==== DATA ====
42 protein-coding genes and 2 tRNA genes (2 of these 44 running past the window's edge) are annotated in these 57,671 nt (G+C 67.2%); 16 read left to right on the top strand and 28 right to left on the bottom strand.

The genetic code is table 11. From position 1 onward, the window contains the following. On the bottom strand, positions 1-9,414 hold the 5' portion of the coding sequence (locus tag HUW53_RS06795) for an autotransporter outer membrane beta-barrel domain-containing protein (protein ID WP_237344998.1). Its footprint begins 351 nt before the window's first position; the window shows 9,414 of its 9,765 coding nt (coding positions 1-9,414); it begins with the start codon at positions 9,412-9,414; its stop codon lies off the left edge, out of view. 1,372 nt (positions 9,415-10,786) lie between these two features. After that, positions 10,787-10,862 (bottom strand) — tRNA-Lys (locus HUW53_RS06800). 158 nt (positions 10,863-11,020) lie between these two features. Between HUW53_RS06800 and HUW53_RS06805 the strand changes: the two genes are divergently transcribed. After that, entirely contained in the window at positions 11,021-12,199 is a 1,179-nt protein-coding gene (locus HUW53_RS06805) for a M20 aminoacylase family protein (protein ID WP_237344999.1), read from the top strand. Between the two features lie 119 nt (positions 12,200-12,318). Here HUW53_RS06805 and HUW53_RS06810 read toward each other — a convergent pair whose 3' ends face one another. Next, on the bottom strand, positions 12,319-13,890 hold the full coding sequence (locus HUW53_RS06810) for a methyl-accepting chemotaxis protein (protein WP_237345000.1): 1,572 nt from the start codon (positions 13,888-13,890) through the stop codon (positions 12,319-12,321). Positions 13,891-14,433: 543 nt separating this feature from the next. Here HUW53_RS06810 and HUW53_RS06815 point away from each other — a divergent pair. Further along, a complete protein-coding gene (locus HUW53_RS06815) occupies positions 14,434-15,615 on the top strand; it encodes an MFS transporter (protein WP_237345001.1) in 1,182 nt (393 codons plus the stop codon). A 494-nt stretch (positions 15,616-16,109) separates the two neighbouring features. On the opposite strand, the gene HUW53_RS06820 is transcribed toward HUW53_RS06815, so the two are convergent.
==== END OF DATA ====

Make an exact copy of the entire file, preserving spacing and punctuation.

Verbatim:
42 protein-coding genes and 2 tRNA genes (2 of these 44 running past the window's edge) are annotated in these 57,671 nt (G+C 67.2%); 16 read left to right on the top strand and 28 right to left on the bottom strand.

The genetic code is table 11. From position 1 onward, the window contains the following. On the bottom strand, positions 1-9,414 hold the 5' portion of the coding sequence (locus tag HUW53_RS06795) for an autotransporter outer membrane beta-barrel domain-containing protein (protein ID WP_237344998.1). Its footprint begins 351 nt before the window's first position; the window shows 9,414 of its 9,765 coding nt (coding positions 1-9,414); it begins with the start codon at positions 9,412-9,414; its stop codon lies off the left edge, out of view. 1,372 nt (positions 9,415-10,786) lie between these two features. After that, positions 10,787-10,862 (bottom strand) — tRNA-Lys (locus HUW53_RS06800). 158 nt (positions 10,863-11,020) lie between these two features. Between HUW53_RS06800 and HUW53_RS06805 the strand changes: the two genes are divergently transcribed. After that, entirely contained in the window at positions 11,021-12,199 is a 1,179-nt protein-coding gene (locus HUW53_RS06805) for a M20 aminoacylase family protein (protein ID WP_237344999.1), read from the top strand. Between the two features lie 119 nt (positions 12,200-12,318). Here HUW53_RS06805 and HUW53_RS06810 read toward each other — a convergent pair whose 3' ends face one another. Next, on the bottom strand, positions 12,319-13,890 hold the full coding sequence (locus HUW53_RS06810) for a methyl-accepting chemotaxis protein (protein WP_237345000.1): 1,572 nt from the start codon (positions 13,888-13,890) through the stop codon (positions 12,319-12,321). Positions 13,891-14,433: 543 nt separating this feature from the next. Here HUW53_RS06810 and HUW53_RS06815 point away from each other — a divergent pair. Further along, a complete protein-coding gene (locus HUW53_RS06815) occupies positions 14,434-15,615 on the top strand; it encodes an MFS transporter (protein WP_237345001.1) in 1,182 nt (393 codons plus the stop codon). A 494-nt stretch (positions 15,616-16,109) separates the two neighbouring features. On the opposite strand, the gene HUW53_RS06820 is transcribed toward HUW53_RS06815, so the two are convergent.